The 49th Fall Meeting of Japanese Society of Clinical Cytology (JSCC)
Kobe, Japan


Welcome Message

On behalf of Japanese Society of Clinical Cytology (JSCC), it is my great pleasure to welcome you to the 49th Fall Meeting (Fall Congress), which will be held at Kobe Portopia Hotel on 21st and 22nd of November, 2010.

The special theme of this congress focuses on education, training and continuing education for cytotechnologists and cytopathologists. We will provide you more than 10 educational workshops and lectures on this theme with a free handout to all attendants with registration. Students and trainees who will apply specialty board are also welcome to this congress, and special rate for registration will be applied. Although the official language is Japanese, several programs are conducted by English for audience who are familiar with English more than Japanese.

Aside from the opportunities afforded by the conference's working sessions, you will also have the chance to explore this cosmopolitan port city. Kobe has been famous for the night view of the city as well as the site of one of Japan's most famous hot spring resorts, Arima Onsen.

Welcome again to the 49th Fall Meeting 2010. We hope that you will find the conference informative and enjoyable, and that you will have a great stay in Kobe, Japan.

Kennichi Kakudo



The English programs are as follows;

Asian Forum Slide Conference

Chairman: Mitsuyoshi Hirokawa, Department of Diagnostic Pathology, Kuma Hospital, Japan, Toshio Fukuda, Department of Tumor Pathology, Gunma University Graduate School of Medicine, Gunma, Japan.

Claire W. Michael, M.D. Department of Pathology, University of Michigan, USA

Go to Virtual Slides.


Slide conference case 1: Gynecology
Presenter: Chiung-Ru Lai, MD, FIAC. Department of Pathology, Taipei Veterans General Hospital, Taiwan
Discussant: Minori Tabuchi, C.T., IAC. Marketing Department, Dako Japan

Case: A 46-year-old female with heavy menstrual flow and occasional abnormal vaginal spotting in recent 4-5 months. Pelvic examination revealed huge necrotic mass noted from the cervical os.
Preparation: Conventional Pap smear
Staining: Papanicolaou stain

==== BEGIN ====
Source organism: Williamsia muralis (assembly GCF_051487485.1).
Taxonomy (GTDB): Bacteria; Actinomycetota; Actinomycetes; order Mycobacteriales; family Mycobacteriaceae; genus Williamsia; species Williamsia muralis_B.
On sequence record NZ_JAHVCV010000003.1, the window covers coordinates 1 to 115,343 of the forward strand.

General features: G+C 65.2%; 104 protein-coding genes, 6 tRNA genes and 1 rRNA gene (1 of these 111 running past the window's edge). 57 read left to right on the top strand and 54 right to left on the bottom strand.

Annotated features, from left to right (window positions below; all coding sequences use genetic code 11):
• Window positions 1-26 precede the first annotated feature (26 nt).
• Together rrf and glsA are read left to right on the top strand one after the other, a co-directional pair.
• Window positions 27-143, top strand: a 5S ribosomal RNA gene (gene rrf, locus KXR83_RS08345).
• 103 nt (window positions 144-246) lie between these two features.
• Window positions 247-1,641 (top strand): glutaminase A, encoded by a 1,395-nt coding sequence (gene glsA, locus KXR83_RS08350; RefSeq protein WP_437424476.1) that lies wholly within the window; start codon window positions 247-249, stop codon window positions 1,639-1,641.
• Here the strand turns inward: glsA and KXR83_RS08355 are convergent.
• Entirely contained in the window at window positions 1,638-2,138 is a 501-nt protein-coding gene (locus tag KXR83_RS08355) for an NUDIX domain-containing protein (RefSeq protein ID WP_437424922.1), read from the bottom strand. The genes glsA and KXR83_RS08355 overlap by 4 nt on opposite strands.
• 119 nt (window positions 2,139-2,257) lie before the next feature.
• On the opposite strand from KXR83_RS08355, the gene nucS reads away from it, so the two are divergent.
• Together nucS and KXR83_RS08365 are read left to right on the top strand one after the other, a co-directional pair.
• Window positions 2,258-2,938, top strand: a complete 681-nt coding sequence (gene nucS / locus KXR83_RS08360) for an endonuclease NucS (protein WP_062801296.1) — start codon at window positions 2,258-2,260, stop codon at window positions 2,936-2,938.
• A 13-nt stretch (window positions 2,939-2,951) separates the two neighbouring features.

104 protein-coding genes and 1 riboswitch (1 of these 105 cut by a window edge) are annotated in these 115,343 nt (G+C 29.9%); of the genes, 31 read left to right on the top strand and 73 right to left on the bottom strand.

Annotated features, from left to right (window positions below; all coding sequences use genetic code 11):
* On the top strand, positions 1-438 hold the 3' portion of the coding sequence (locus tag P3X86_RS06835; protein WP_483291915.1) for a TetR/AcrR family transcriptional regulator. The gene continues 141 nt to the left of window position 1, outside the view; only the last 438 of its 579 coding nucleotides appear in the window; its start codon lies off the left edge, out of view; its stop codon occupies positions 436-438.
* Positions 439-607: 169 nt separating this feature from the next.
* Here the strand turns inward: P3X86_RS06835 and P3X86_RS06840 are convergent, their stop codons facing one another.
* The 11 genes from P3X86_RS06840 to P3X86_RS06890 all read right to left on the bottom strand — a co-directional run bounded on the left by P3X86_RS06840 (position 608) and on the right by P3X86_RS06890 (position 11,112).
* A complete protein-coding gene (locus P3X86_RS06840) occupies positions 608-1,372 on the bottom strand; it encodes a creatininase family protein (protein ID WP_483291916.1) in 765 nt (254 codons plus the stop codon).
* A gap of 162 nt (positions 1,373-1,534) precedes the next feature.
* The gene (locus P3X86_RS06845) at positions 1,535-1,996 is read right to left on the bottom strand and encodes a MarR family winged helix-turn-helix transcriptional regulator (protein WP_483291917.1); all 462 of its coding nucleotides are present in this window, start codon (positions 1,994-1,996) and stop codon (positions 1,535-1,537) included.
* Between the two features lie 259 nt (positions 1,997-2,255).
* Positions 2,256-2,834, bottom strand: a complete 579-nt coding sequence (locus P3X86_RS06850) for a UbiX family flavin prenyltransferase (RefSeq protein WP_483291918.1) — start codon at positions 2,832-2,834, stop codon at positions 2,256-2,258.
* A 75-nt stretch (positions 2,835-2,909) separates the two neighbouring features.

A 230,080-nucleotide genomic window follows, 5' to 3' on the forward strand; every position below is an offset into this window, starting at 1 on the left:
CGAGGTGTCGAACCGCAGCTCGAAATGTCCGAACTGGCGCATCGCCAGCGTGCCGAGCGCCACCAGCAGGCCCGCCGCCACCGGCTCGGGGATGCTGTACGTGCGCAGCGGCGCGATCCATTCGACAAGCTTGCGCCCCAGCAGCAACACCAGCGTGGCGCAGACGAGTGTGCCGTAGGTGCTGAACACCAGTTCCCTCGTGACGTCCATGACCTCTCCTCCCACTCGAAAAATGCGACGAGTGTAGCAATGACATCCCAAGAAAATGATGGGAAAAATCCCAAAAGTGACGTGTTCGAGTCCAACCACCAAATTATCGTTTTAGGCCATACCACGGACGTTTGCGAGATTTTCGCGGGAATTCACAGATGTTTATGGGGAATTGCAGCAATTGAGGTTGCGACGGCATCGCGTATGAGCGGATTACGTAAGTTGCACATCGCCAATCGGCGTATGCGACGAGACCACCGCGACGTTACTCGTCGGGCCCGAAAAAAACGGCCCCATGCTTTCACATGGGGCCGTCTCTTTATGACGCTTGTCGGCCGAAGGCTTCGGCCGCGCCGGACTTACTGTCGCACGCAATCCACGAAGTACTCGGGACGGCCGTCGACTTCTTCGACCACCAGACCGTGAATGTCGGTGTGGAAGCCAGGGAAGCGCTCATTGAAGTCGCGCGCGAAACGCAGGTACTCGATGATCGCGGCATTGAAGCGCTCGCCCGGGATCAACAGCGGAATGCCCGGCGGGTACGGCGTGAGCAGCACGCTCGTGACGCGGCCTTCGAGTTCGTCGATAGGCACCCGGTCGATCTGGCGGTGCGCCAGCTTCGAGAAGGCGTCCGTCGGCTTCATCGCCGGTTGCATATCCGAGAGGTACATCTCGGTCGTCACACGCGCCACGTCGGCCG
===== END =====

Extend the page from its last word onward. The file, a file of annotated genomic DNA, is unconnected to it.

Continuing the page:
Slide conference case 2: Breast
Presenter: Yong-Jin Kim M.D., PhD., Department of Pathology, Yeungnam University College of Medicine, Korea
Discussant: Nobuaki Kato, C.T., IAC. Division of Diagnostic Pathology, Tokai University Hospital, Japan

Case: A 47-year-old female with a palpable right breast mass for three months. The breast ultrasonography reveled about 3 cm length hypoechoic long tubular lesion in right upper outer quadrant.
Preparation: Fine needle aspiration from the breast
Staining: H-E stain


Slide conference case 3: Pancreas
Presenter: Jiyou Li, Department of Pathology, Peking University School of Oncology, Beijing Cancer Hospital & Institute, China.
Discussant: Yukari Nishimura, C.T., IAC. Division of Clinical Cytology,
School of Allied Health Sciences, Kitasato University, Japan

Case: A 26-year-old female with upper abdominal pain. Ultrasound examination revealed a mass located in the pancreatic head.
Preparation: Fine needle aspiration from the pancreatic mass.
Staining: Papanicolaou stain


Slide conference case 4: Salivary gland
Presenter: Pamela Tauchi-Nishi, M.D., Department of Pathology, The Queen's Medical Center, USA
Discussant: Yuko Tamano, C.T., IAC. Medical Laboratory, National Hospital Organization Kanazawa Medical Center, Japan

Case: A 30-year-old female with a 3 cm salivary gland mass.
Preparation: Air-dried fine needle aspiration slides prepared by the clinician
Staining: Diff-Quik stain


Quality Management in the United States of America

Claire W. Michael, M.D.
The University of Michigan, USA

Clinical Laboratory Improvement Amendments (CLIA'88) was introduced in USA in 1988 as a result of the media describing some unregulated practices in cytology laboratories allegedly resulting in misdiagnoses. CLIA 88 mandated QA/QC activities particularly in gynecologic samples that require continuous monitoring. Laboratories have to be accredited either by a governmental agent such as Joint Commission on Accreditation of Healthcare Organization (JCAHO) or an agent with deemed status such as College of American Pathologists (CAP). Accreditation is renewed based on an onsite inspection every two years. Quality monitors include those for the general laboratory e.g. written criteria for specimen acceptance and adequacy, preparation and staining, measures to prevent cross contamination etc. Logs should be kept for problems and how they were resolved, overall laboratory workload e.g. number of cases accessioned, slides, cell blocks etc. Workload monitors mandate a maximum of 100 conventional smears to be screened by a cytotechnologist in no less than 8 hours. Monitors for screening quality include random re-screen of 10% of negative, targeted rescreen of high risk cases, review of previous 5 years for every newly diagnosed HGSIL or above etc. In addition, CLIA mandated competency assessment which is fulfilled by check samples that provide an inter-laboratory comparison. Yearly, a proficiency testing is conducted to all cytopathologists and cytotechnologist with stringent criteria to pass.